Here are a few of the questions we couldn’t answer during our social media training course.

How do you segment audiences on social media? We work on several topics, so it may be one in five or six topic-related messages is of interest to any one person in our Facebook audience, for example.

Different posts will likely appeal to different types of people no matter what. As long as you are conscious of your audience, and not overwhelmingly sharing posts that only appeal to one audience, your fans will still find value in your page (after all, they chose to follow you in the first place). Unfortunately, social media doesn’t work like email (you can’t target particular groups), but by thinking critically about what you post, when your particular audiences are online, and what your users really want to see, you can still find the right mix.

You can use measurement tools (which we’ll be talking about in class five) to determine what content is getting the most interaction. Furthermore, you should ask your audience what they want to see. You may be surprised to find that there is more overlap that you previously thought.

If another page that your organization “likes” likes you back, do their subscribers see your posts?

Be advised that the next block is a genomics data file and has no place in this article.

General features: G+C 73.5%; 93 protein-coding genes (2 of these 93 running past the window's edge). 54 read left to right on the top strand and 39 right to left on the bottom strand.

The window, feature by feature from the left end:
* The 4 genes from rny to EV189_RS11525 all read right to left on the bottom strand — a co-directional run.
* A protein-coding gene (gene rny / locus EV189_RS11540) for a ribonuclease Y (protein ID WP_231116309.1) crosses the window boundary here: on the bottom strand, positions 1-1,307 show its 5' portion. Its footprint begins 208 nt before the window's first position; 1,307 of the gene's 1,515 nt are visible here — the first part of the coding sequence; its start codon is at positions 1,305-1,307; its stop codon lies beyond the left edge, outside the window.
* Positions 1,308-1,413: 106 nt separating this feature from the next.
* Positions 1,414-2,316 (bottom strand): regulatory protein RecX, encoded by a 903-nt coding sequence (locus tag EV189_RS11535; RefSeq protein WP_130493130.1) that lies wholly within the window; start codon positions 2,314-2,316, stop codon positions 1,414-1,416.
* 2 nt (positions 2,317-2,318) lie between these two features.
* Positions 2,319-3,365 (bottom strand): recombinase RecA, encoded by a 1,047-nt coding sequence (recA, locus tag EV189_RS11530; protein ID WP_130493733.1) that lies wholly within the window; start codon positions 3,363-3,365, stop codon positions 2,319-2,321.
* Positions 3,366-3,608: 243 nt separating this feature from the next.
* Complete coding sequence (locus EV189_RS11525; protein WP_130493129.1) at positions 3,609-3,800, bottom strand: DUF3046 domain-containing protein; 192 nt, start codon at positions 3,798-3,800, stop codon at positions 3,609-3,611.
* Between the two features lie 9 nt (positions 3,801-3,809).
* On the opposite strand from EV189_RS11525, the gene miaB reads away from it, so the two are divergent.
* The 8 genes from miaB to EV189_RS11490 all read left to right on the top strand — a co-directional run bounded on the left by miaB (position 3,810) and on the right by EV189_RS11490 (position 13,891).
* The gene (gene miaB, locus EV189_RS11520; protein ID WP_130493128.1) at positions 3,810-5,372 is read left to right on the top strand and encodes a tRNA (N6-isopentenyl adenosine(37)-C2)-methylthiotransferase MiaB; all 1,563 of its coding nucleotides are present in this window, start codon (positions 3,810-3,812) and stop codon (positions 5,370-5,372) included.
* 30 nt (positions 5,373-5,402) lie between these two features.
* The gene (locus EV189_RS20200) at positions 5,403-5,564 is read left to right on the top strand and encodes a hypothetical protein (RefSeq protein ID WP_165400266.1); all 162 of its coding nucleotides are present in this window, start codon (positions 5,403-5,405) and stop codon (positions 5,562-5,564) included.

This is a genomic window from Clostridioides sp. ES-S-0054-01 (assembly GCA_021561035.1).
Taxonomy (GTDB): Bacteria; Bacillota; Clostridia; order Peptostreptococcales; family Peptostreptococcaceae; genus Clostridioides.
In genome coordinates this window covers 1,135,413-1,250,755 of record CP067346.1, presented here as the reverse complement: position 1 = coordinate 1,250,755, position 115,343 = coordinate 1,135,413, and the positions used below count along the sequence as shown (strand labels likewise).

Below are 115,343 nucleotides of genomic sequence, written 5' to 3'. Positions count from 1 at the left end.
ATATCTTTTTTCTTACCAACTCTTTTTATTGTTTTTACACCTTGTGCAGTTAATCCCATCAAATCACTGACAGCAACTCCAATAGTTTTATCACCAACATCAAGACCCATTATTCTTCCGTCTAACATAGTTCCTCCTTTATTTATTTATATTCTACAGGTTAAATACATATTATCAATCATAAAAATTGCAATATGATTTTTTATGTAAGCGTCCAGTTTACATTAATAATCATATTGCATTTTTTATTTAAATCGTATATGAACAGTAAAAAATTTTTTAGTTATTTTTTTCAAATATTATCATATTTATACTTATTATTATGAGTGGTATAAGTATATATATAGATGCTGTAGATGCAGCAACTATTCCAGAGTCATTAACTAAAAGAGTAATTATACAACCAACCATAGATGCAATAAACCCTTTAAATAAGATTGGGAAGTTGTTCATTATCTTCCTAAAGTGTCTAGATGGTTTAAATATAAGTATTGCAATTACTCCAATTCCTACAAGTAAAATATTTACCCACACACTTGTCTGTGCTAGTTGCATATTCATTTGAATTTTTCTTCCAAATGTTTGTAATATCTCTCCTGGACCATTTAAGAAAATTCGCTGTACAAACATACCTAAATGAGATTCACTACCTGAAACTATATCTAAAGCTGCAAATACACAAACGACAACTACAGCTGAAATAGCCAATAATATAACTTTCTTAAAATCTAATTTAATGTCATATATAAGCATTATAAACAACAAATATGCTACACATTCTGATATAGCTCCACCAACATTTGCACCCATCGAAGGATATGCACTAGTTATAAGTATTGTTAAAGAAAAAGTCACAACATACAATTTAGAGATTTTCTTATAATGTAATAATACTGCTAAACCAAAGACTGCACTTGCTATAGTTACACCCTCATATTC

The nice thing about Facebook Pages is that anyone can see your content. Even someone without a Facebook can see your entire page if they stumble across it on a Google search, for example. If someone likes a page that likes your page, your content will not specifically be promoted to them. However, your name will show up under that pages likes, they can tag you in posts, and vice-versa.

Which is the best tool for crowdsourcing?

We’ll be talking more about crowdsourcing in our next class, Social Media Fundraising. To get started, check out some of our articles for further reading.

Can you share a few campaigns Ideaware thinks work well across channels? I want to see one in action.

Take a look at the Pacer Center’s use of multiple communications when promoting the knowledge of assistive technology through its Simon Technology Center program. The Center creates explanations of the resource on its website and videos to explain the complicated subject matter. It also promotes the resource on its website, Facebook page, and Twitter feed, and in emails, as well shares relevant articles and information from other sources on the website, blog, and in emails.